i-f08304894e42a0f173e0b8a6481bbcde-Karen-Leland-Headshot-226x300-thumb-120x159-2712.jpg

    In addition to participating in communities and wooing bloggers, Karen Leland, president of Sterling Marketing Group notes that “one of the most exciting developments in 2010 was the expansion of multimedia into the everyday promotion of books and businesses. YouTube has become the biggest search engine outside of Google. In 2011 I think driving book sales with content rich, relevant video placed on YouTube and embedded in blog posts will expand as a leading source of driving awareness of a self-published book.” This kind of marketing also improves book discovery with the proper use of metadata.

  6. But book designers are still frustrated
    i-9296cdfdd233a52461e8b8c3b14139fd-Joel Friedlander-thumb-120x162-2714.jpg

    Joel Friedlander aka The Book Designer has been frustrated in 2010 by too many competing formats and not-quite-ready-for-prime-time design technologies and standards. “My biggest hope and expectation is that we will get better tools for creating e-books in 2011. Great strides are being made in EPUB and other formats but the device engineers and software coders need to finish developing and hand the tools over to the designers. We are eager to use them to create beautiful books and quality experiences for readers.” Good news for Friedlander and other design warriors, EPUB3 is scheduled for review and approval in May 2011, and it’s got lots of bells and whistles.

  7. Out-of-print titles continue to be revived, shared, and sold
    i-f54ac40b6f9247a78eadb6b72ad308c1-bookscanning-thumb-120x91-2701.jpg

    For authors with a stack of out-of-print books, 2011 will be the year to get them into e-book format and recreate an income stream. Among others, the non-profit Internet Archive will scan and run OCR across texts, convert them to the various formats for use in their library for the print disabled (blind, dyslexic or are otherwise visually impaired), and in the free archive. Or, for a reasonable fee, you can exclude them from the archive and get the files to sell them yourself in all the usual places on the Internet.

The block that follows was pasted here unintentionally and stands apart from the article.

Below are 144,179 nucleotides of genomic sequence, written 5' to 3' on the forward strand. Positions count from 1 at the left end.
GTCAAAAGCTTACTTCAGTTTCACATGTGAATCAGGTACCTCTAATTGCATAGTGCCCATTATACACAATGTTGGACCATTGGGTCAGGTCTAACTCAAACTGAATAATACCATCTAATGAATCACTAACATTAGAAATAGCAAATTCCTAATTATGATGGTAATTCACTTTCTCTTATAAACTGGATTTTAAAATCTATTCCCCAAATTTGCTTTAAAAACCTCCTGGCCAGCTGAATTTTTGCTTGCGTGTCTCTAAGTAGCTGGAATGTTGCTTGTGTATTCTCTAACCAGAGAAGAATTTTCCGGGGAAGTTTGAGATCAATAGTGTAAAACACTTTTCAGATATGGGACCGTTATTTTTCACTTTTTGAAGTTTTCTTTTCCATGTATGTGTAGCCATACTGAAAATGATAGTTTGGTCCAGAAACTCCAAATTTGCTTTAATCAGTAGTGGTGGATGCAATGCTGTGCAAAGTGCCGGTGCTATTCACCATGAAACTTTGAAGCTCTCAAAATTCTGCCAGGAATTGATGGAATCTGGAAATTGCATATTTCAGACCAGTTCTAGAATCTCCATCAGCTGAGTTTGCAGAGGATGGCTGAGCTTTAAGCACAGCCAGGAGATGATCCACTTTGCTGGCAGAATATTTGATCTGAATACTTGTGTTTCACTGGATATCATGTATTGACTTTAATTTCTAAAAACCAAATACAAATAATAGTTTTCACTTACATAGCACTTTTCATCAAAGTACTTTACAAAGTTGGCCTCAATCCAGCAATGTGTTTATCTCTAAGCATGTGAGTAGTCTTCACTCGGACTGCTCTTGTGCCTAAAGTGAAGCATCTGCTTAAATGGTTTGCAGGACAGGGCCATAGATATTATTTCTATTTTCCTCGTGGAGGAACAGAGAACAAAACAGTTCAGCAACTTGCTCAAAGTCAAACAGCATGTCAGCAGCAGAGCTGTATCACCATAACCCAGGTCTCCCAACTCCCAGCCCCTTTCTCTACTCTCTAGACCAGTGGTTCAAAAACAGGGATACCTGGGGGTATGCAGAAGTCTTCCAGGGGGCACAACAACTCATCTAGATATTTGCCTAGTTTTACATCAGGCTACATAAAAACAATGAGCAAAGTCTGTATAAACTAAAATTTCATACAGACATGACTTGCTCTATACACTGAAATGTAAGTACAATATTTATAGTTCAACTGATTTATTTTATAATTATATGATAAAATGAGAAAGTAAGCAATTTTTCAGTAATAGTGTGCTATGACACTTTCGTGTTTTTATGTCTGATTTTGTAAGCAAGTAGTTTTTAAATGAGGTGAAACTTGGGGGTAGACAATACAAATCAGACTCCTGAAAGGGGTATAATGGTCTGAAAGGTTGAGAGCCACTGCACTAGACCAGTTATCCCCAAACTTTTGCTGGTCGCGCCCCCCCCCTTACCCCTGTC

8. The single-purpose e-book reader phases out
    i-bb5a8777551a86815a7aede363455399-ereaders-thumb-120x80-2647.png

    The iPad was the first multi-purpose e-reader (besides the web browser). More than one pundit thinks that single-purpose e-book readers are transitional devices, and that, in the future, we’ll be reading comfortably on book size-and-weight versions of the iPad by a galloping herd of makers including the ones making devices today. Expect some to fail.

  9. Transmedia “immersive” books and apps become more common
    i-7f8c36fae4d294a68ef710d10d0a65cc-800px-Why_books_are_always_better_than_movies-thumb-120x79-2198.jpg

    Authors who can think “writing” and “movie” and “gaming” are going to love transmedia storytelling. Especially when multi-use devices and books in browsers become the norm. 2010 saw enhanced e-books and magazines, learning materials, and apps based on books on the rise. Watch for continuing growth in the number of startups, a la those Multimedia Gulch CD-ROM development days, to help produce these “transmedia properties.”

  10. Oh yeah . . . print books
    i-e3e346e9bf141f3d0d2463479443a6a1-distribution-thumb-120x77-2018.jpg

    Author services companies will continue to serve up Print On Demand (POD) books for multi-book authors and the masses of people who just know they have a book in them. It’s a great business. Who knows, maybe the Espresso Book Machine will make it into the few bookstores left standing in 2011. But bookstore distribution will continue to be a less viable option to any publisher’s income stream as mail-order from Amazon and the other major retailers continue to usurp brick-and-mortar bookstore sales. The new smaller, lighter, better multi-use devices will encourage e-reading. That leaves the rich and privileged to order special limited print editions of books by authors they love. Okay, that may be gazing a few years too far into the crystal ball, but look, some authors are already finding it a trend, nonetheless.

Did I catch them all? What do you think were the most important developments in self-publishing in 2010, and what do you see in your crystal ball for 2011? Share your thoughts in the comments below.

Carla King is an author, a publishing and social media strategist, and co-founder of the Self-Publishing Boot Camp program providing books, lectures and workshops for prospective self-publishers. She has self-published non-fiction travel and how-to books since 1994 and has worked in multimedia since 1996. Her series of dispatches from motorcycle misadventures around the world are available as print books, e-books and as diaries on her website.